Rate of rate hikes will depend on how the economy responds By Reuters


© Reuters. FILE PHOTO: John Williams, chief executive officer of the Federal Reserve Bank of New York, speaks at an event in New York, US, Nov. 6, 2019. REUTERS/Carlo Allegri/File Photo

By Howard Schneider

PRINCETON, NJ (Reuters) – The Federal Reserve needs to move monetary policy toward a more neutral stance, but the pace at which credit tightens depends on how the economy responds, New York Fed President John Williams said on Saturday. .

Williams, in response to questions at a symposium about whether the Fed should expedite its return to a neutral policy rate that does not encourage or discourage spending, noted that in 2019, with rates close to neutral levels, “economic expansion started to slow down”. and the Fed resorted to rate cuts.

“We need to get closer to neutral, but we need to keep an eye on it all the way through,” Williams said. “There is no question in which direction we are going. Exactly how quickly we do that depends on the circumstances.”

Williams’ comments suggest a more cautious approach to upcoming rate hikes than has been pushed by colleagues who believe the Fed should race to a more neutral stance by using larger-than-usual half-point rate hikes at upcoming meetings.

The median policymaker of the neutral rate is 2.4%, a level that traders currently believe will be reached by the central bank by the end of this year. Such a pace would require a half-point increase at 2 of the Fed’s remaining six meetings this year, with the Fed expected to make its first presence during the May 3-4 session.

The Fed hiked interest rates by a quarter of a percentage point last month, the start of what policymakers expect to be “continuing hikes” intended to contain inflation that is currently at triple the Fed’s target of 2%.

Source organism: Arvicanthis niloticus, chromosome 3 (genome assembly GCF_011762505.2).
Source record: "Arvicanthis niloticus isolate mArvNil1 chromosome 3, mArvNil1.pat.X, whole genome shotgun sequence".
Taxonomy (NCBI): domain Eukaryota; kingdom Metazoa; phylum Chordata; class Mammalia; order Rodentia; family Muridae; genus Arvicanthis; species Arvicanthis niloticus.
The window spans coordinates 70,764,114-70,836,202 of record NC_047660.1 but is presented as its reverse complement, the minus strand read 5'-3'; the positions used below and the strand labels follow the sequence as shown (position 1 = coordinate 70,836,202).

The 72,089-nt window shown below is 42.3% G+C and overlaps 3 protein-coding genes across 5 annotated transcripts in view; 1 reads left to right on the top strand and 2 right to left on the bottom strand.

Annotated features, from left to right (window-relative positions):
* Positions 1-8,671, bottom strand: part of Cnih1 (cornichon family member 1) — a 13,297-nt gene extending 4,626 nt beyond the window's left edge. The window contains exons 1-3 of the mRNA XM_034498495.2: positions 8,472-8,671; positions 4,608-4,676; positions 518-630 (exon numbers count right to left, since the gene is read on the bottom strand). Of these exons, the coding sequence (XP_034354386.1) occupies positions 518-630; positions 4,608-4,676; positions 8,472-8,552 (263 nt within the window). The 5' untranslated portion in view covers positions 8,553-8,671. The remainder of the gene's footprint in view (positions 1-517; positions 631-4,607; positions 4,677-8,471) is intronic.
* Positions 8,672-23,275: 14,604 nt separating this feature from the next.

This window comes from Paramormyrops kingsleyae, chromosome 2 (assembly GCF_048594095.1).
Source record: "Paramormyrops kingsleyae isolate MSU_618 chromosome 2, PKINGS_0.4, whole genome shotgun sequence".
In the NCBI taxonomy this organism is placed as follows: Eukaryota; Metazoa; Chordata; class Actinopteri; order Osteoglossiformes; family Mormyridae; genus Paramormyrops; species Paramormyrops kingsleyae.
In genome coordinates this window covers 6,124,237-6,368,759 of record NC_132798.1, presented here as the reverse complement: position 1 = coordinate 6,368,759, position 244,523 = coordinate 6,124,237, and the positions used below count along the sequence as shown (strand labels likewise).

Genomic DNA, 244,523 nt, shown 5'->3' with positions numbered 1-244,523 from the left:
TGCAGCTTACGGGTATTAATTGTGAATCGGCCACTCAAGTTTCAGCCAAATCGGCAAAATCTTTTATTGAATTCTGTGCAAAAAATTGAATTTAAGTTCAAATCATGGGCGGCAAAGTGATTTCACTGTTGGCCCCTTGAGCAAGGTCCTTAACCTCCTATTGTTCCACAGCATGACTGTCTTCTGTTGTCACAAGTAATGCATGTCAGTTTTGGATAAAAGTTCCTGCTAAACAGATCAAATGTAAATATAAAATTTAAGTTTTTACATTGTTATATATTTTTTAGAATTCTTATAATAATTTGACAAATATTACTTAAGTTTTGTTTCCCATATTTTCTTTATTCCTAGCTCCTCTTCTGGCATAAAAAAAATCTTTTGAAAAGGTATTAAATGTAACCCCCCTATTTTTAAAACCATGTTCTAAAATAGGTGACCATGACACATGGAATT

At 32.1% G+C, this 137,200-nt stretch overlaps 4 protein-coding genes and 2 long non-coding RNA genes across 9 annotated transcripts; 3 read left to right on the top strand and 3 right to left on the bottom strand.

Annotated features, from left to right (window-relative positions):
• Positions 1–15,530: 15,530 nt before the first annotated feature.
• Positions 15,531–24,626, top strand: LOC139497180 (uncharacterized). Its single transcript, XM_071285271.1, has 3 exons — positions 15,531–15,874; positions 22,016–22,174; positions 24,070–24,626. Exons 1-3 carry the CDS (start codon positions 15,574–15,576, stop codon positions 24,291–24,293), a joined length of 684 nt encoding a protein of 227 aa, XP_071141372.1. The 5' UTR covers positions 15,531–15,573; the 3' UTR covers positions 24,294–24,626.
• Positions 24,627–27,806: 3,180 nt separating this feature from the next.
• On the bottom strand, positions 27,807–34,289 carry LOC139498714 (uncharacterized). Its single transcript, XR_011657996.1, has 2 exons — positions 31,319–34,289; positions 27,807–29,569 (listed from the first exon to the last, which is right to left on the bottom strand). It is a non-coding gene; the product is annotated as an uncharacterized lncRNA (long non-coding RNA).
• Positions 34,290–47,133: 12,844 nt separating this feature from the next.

At the last Fed meeting, the median policymaker only forecast a quarter-point rise at each meeting, but since then several parties have said they are willing to act more aggressively if necessary.

The outcome depends on whether inflation declines, Williams said.

“We expect inflation to fall, but if it doesn’t… we’ll have to react. I’m hoping at this point that it won’t,” Williams said.

The Fed will also use a second tool to tighten lending as it begins to shrink the size of its nearly $9 trillion balance sheet. Williams said that could start as early as May.

In prepared remarks at a symposium at Princeton University, Williams said high inflation is currently the Fed’s “biggest challenge”, and may be exacerbated by the war in Ukraine, the ongoing pandemic and ongoing shortages of labor and supplies in the United States. .

“Uncertainty over the economic outlook remains extremely high and risks to the inflation outlook are particularly acute,” Williams said.

However, he said he expected the combination of interest rate hikes and balance sheet reductions to help reduce inflation to about 4% this year, and “close to our longer-term goal of 2 percent by 2024,” while the economy remains on track.

“These actions should enable us to manage the proverbial soft landing in a way that maintains a sustainable strong economy and job market,” Williams said. “Both are well positioned to withstand tighter monetary policy.”

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